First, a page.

1994 Misses most competitions this year, due to a hamstring injury and back problems that result from a car accident
1996 Wins gold medal in the 100-meter dash in the 1996 Summer Olympics
1996 Marries American Olympic gold medalist and triple jumper, Kenny Harrison
2000 Forced to drop out of the 100-meter hurdle race at the 2000 Summer Olympics, due to Achilles tendon and hamstring injuries

Awards and Accomplishments

1984 Won 100-meter dash and 100-meter hurdles, and places second in long jump in California high school state championships
1987 Gold medal in the 100-meter dash at the 1987 Pan-American Games
1988 Set an American record in the 100-meter hurdles
1988 NCAA champion in the 100-meter dash
1988 Member of U.S. Olympic Team
1992 Silver medal in 100-meter hurdles at the World Track & Field Championships
1992 Gold medal in 100-meter dash at 1992 Summer Olympics
1992-93 Ran world's fastest time in 100-meter hurdles
1993 Gold medal in 60-meter dash at the World Indoor Track & Field Championships
1993 Gold medals in 100-meter dash and 100-meter hurdles at World Track & Field Championships, the first woman to do this in international competition in 45 years
1993 Set American indoor record in 60-meter dash
1993 Won 21 of 23 races in hurdles and sprints
1993 Ran world's fastest time in 100-meter dash
1994 Named one of two top athletes in 1993 (along with fellow track and field star, Michael Johnson) by the U.S. Olympic Committee
1995 Won the 100-meter hurdles at the World Track & Field Championships
1996 Gold medal in 100-meter dash at the 1996 Summer Olympics, becoming only the second woman in history (the other is Wyomia Tyus) to win back-to-back Olympic golds in the 100-meter dash; also won a gold medal as part of the 4 × 100-meter relay at the 1996 Olympics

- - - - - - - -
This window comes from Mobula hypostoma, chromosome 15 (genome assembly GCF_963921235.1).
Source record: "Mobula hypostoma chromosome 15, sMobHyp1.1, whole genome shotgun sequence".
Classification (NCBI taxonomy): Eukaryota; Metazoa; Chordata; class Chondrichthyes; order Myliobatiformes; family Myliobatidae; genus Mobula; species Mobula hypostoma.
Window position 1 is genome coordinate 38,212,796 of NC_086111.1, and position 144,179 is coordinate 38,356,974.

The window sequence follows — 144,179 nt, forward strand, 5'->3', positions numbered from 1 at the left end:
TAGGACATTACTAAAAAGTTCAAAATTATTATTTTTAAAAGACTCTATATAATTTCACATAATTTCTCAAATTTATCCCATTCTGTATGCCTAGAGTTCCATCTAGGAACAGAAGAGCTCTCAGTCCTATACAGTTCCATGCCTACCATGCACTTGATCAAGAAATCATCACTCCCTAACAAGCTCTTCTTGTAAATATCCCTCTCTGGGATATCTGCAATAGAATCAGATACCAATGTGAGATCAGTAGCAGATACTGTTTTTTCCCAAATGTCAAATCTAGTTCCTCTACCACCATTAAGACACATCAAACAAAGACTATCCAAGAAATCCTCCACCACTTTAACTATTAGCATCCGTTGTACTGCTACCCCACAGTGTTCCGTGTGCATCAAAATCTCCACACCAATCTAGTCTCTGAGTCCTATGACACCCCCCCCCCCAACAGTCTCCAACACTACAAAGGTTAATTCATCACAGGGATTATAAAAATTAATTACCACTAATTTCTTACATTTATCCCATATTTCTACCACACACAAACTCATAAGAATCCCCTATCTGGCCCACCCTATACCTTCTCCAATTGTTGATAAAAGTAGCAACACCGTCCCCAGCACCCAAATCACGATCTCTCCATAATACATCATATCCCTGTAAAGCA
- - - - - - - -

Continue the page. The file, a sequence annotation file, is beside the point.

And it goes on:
1997 Gold medal for the 4 × 100-meter relay at the World Track & Field Championships
1999 Gold medal and sets national record in 100-meter hurdles at the World Track & Field Championships
2000 Broke her own national record in 100-meter hurdles at the U.S. Olympic trials

Her symptoms disappeared for a short while, and Devers thought she was cured. In 1991, however, Devers experienced new disturbing symptoms, including severe blood blisters on her feet, which doctors misdiagnosed as athlete's foot. Devers's feet swelled up to a dangerous size, and began oozing yellow fluid. Devers was in so much pain that she could not walk. At one point, the pain and swelling were so bad that doctors were ready to amputate both of her feet. Fortunately, Devers's doctors realized that the symptoms were the result of the athlete's radiation therapy. As soon as they stopped this treatment, her condition rapidly improved. As soon as she was able to walk, Devers began training again, starting with a single walk around the UCLA track—in socks, because her feet were still too tender to wear shoes. These were her first tentative steps in what is generally acknowledged as one of the most notable comebacks in sports history.